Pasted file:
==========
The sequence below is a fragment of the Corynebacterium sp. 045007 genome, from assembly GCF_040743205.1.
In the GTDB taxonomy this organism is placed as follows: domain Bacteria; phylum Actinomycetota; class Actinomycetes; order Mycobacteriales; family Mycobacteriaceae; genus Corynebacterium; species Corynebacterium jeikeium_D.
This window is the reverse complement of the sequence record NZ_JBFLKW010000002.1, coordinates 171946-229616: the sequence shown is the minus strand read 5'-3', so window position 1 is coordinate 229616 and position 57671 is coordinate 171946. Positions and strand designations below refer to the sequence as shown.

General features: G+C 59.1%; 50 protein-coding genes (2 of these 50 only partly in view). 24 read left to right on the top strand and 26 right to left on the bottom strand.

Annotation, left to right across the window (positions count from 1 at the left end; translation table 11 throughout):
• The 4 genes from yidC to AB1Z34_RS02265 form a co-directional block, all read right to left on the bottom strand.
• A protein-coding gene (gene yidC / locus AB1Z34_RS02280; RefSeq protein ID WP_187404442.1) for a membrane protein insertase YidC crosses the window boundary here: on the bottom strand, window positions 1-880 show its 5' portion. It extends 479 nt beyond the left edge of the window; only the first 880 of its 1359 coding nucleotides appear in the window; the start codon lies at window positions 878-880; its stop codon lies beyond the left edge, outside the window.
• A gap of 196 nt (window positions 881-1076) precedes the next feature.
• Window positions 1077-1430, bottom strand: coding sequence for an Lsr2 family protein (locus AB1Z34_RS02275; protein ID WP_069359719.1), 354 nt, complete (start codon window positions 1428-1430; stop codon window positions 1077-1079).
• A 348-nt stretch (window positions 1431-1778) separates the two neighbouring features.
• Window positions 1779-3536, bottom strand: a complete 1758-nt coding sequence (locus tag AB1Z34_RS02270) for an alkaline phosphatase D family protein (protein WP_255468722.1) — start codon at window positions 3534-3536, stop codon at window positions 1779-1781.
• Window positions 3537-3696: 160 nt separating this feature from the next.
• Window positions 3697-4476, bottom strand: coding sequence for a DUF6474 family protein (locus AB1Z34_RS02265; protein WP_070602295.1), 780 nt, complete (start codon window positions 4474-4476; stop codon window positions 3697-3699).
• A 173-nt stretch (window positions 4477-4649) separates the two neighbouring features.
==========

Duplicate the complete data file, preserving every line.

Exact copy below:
The sequence below is a fragment of the Corynebacterium sp. 045007 genome, from assembly GCF_040743205.1.
In the GTDB taxonomy this organism is placed as follows: domain Bacteria; phylum Actinomycetota; class Actinomycetes; order Mycobacteriales; family Mycobacteriaceae; genus Corynebacterium; species Corynebacterium jeikeium_D.
This window is the reverse complement of the sequence record NZ_JBFLKW010000002.1, coordinates 171946-229616: the sequence shown is the minus strand read 5'-3', so window position 1 is coordinate 229616 and position 57671 is coordinate 171946. Positions and strand designations below refer to the sequence as shown.

General features: G+C 59.1%; 50 protein-coding genes (2 of these 50 only partly in view). 24 read left to right on the top strand and 26 right to left on the bottom strand.

Annotation, left to right across the window (positions count from 1 at the left end; translation table 11 throughout):
• The 4 genes from yidC to AB1Z34_RS02265 form a co-directional block, all read right to left on the bottom strand.
• A protein-coding gene (gene yidC / locus AB1Z34_RS02280; RefSeq protein ID WP_187404442.1) for a membrane protein insertase YidC crosses the window boundary here: on the bottom strand, window positions 1-880 show its 5' portion. It extends 479 nt beyond the left edge of the window; only the first 880 of its 1359 coding nucleotides appear in the window; the start codon lies at window positions 878-880; its stop codon lies beyond the left edge, outside the window.
• A gap of 196 nt (window positions 881-1076) precedes the next feature.
• Window positions 1077-1430, bottom strand: coding sequence for an Lsr2 family protein (locus AB1Z34_RS02275; protein ID WP_069359719.1), 354 nt, complete (start codon window positions 1428-1430; stop codon window positions 1077-1079).
• A 348-nt stretch (window positions 1431-1778) separates the two neighbouring features.
• Window positions 1779-3536, bottom strand: a complete 1758-nt coding sequence (locus tag AB1Z34_RS02270) for an alkaline phosphatase D family protein (protein WP_255468722.1) — start codon at window positions 3534-3536, stop codon at window positions 1779-1781.
• Window positions 3537-3696: 160 nt separating this feature from the next.
• Window positions 3697-4476, bottom strand: coding sequence for a DUF6474 family protein (locus AB1Z34_RS02265; protein WP_070602295.1), 780 nt, complete (start codon window positions 4474-4476; stop codon window positions 3697-3699).
• A 173-nt stretch (window positions 4477-4649) separates the two neighbouring features.